Osteomyelitis

Osteomyelitis

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Osteomyelitis

Osteomyelitis is an infection of a bone by a germ (bacteria). In children, infections most commonly occur in the long bones of the arms and legs. A child with osteomyelitis will be referred to an orthopedist (doctor specializing in treating bone and joint problems) or infectious disease specialist for evaluation and treatment.

Treatment

Antibiotic Treatment

Prescribing antibiotics is the mainstay of treatment for infections.

  • Intravenous. At first, your child will need to stay at the hospital to receive antibiotics through the veins (intravenous or IV). How long your child will stay in the hospital will depend on how severe the infection is. Most children with bone, joint, or muscle infections are in the hospital for 4-7 days.
  • Oral. For many children the antibiotic is eventually changed to a form which can be taken by mouth (oral) and given at home.
  • PICC line. Some children can continue to receive an antibiotic by vein at home through a special intravenous device called a PICC (pronounced "pick") line. This is a peripherally introduced central catheter (PICC).

The amount of time on antibiotics needed to resolve an infection varies from child to child, but in general is 4 to 6 weeks for a bone infection and 3 to 4 weeks for joint or muscle infections.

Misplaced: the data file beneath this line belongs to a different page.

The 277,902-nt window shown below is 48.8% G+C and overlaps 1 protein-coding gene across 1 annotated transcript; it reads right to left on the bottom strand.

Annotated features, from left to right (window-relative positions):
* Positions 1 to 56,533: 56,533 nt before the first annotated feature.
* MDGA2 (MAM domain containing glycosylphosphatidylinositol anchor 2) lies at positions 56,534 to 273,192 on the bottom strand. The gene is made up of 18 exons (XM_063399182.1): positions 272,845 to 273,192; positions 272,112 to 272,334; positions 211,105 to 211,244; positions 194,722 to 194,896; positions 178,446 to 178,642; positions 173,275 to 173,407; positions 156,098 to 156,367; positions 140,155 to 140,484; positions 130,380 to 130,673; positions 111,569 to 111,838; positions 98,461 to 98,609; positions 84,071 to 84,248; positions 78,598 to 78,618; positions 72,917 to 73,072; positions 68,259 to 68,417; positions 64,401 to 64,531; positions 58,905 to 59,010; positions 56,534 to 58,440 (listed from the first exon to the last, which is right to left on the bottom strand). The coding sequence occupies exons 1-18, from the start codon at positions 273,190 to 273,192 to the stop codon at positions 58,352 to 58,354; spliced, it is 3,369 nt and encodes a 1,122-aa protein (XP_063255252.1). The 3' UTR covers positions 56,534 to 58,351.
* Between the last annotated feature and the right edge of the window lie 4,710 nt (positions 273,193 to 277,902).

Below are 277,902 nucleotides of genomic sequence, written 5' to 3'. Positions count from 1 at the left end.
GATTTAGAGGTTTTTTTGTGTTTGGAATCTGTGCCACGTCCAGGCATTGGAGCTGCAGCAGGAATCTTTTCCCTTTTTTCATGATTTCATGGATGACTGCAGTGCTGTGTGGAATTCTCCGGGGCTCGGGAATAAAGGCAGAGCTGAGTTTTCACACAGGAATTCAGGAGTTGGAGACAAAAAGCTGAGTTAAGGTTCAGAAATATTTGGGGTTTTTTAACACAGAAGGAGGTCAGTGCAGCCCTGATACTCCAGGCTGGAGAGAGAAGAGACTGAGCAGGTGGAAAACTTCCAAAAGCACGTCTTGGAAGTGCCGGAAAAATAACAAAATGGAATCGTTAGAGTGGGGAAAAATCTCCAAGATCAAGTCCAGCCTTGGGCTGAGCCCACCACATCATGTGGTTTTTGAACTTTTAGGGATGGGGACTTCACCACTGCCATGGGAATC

Surgical Treatment

Surgical Treatment

In mild infections, antibiotics alone may resolve the condition. Some children, however, will need surgery to remove infected material (pus) from the area of infection. This will reduce pressure and inflammation, and improve blood flow, which will make it easier for the antibiotics to reach the infected area. For most children, one surgical procedure is enough, but severe infections may require two or more surgeries to help resolve the infection.

Recovery: Most children will completely recover from bone infections after proper treatment. They are not likely to develop the same infection again. In most cases, children have no further problems and return to all of their activities.

Prognosis: In general, children do better when the infection is recognized early. There is a greater chance for full recovery when the infection is quickly recognized and treated. The later the diagnosis is made, the more likely it is that the infection will cause greater damage to the bones, muscles and other tissues that are involved.

Some problems can occur in children who have serious and prolonged infections. These include blood clots, growth arrests, deformed bones, fractures through bone that is weakened from infection, bone death (called necrosis), and joint stiffness. However, these problems are rare. 

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